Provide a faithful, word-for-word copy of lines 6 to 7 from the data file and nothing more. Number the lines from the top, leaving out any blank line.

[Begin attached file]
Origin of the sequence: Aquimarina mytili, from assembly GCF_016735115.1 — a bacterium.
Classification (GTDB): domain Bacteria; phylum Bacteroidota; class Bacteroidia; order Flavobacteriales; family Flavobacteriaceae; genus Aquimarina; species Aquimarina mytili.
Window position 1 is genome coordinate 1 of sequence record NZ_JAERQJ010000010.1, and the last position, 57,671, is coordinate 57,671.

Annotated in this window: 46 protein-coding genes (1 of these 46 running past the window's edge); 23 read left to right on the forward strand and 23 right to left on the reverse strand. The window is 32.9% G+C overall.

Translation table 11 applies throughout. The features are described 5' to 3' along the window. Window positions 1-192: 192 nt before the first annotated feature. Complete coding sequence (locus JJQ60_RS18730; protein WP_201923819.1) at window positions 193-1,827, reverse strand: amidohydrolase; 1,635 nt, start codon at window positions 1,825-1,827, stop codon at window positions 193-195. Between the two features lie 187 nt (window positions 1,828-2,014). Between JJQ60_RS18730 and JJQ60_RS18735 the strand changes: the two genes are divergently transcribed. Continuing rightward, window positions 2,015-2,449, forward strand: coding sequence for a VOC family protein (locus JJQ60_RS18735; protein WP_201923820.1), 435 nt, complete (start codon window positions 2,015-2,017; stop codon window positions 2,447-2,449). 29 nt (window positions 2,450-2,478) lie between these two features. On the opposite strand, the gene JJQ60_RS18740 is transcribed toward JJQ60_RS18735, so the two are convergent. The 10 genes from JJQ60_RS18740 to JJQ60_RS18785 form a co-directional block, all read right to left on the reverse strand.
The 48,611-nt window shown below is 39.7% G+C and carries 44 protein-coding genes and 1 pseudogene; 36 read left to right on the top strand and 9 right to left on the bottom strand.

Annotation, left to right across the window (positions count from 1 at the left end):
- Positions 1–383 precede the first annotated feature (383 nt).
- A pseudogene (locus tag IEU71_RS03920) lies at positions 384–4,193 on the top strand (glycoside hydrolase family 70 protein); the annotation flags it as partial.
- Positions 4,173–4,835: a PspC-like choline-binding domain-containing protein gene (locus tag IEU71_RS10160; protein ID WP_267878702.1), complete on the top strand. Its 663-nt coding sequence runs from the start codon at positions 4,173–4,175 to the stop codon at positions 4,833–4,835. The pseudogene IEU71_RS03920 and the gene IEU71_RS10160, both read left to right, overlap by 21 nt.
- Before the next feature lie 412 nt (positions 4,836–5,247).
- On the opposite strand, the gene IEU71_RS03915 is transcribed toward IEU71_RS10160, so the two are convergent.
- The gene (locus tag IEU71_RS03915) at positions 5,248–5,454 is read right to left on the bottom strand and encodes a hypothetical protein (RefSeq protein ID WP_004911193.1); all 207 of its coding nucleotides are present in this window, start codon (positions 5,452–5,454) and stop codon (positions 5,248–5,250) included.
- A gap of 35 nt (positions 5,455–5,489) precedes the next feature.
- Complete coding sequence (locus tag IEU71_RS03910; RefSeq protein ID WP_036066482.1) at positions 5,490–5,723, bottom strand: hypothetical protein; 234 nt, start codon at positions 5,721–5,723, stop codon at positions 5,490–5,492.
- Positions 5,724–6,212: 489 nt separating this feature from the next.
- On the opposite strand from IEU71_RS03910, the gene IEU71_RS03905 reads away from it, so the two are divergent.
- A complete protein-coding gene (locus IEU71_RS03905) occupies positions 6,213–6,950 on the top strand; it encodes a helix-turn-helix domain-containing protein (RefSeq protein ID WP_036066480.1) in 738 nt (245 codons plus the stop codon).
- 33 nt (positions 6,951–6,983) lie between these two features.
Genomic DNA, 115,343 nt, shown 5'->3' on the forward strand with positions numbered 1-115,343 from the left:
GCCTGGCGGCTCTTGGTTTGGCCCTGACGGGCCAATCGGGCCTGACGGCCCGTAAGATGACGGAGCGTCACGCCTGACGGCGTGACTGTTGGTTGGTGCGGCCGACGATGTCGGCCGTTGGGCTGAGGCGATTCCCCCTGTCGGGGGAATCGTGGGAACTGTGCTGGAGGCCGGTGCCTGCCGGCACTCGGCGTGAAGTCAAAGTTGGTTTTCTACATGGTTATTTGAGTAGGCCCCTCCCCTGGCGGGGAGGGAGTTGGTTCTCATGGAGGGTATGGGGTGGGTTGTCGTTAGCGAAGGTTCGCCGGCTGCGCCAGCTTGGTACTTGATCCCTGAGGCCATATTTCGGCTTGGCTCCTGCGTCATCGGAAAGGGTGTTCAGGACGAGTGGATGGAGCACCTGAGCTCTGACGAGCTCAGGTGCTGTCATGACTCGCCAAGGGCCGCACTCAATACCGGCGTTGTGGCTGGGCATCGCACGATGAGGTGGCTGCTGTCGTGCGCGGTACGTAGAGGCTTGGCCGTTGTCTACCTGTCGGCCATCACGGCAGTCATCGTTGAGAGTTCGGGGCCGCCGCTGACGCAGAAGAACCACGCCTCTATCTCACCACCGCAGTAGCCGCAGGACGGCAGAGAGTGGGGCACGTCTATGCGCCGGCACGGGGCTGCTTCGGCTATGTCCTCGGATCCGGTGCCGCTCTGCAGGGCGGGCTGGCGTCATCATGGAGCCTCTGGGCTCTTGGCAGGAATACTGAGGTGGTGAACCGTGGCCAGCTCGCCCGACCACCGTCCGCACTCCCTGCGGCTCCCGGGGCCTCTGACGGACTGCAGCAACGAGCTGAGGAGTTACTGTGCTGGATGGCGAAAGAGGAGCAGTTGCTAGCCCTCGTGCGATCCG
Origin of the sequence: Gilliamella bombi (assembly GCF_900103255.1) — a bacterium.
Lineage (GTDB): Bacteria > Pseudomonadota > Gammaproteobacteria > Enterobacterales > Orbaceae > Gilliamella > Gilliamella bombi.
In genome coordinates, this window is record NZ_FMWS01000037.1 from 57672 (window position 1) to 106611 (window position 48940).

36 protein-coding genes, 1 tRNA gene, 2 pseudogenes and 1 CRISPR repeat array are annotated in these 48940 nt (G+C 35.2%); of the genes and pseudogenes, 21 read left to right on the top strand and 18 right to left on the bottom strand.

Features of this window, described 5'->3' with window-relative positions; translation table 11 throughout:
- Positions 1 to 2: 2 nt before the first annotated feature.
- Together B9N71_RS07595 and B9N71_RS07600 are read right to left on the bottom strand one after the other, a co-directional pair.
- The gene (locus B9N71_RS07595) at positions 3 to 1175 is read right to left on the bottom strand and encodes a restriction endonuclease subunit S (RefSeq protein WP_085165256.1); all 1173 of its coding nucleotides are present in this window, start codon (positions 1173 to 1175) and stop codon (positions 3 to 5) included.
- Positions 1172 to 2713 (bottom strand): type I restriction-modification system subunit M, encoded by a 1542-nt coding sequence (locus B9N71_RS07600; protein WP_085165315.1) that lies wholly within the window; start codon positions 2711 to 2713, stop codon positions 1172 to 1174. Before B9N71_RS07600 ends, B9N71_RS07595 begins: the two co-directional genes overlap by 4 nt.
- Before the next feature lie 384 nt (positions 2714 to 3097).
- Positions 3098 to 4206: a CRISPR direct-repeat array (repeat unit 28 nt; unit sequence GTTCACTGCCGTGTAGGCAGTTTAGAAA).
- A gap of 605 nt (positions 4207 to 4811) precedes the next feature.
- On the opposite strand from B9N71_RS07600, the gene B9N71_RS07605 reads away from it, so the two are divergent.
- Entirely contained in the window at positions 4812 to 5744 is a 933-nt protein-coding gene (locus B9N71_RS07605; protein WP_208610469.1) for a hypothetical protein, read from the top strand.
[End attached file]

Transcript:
The 48,611-nt window shown below is 39.7% G+C and carries 44 protein-coding genes and 1 pseudogene; 36 read left to right on the top strand and 9 right to left on the bottom strand.

Annotation, left to right across the window (positions count from 1 at the left end):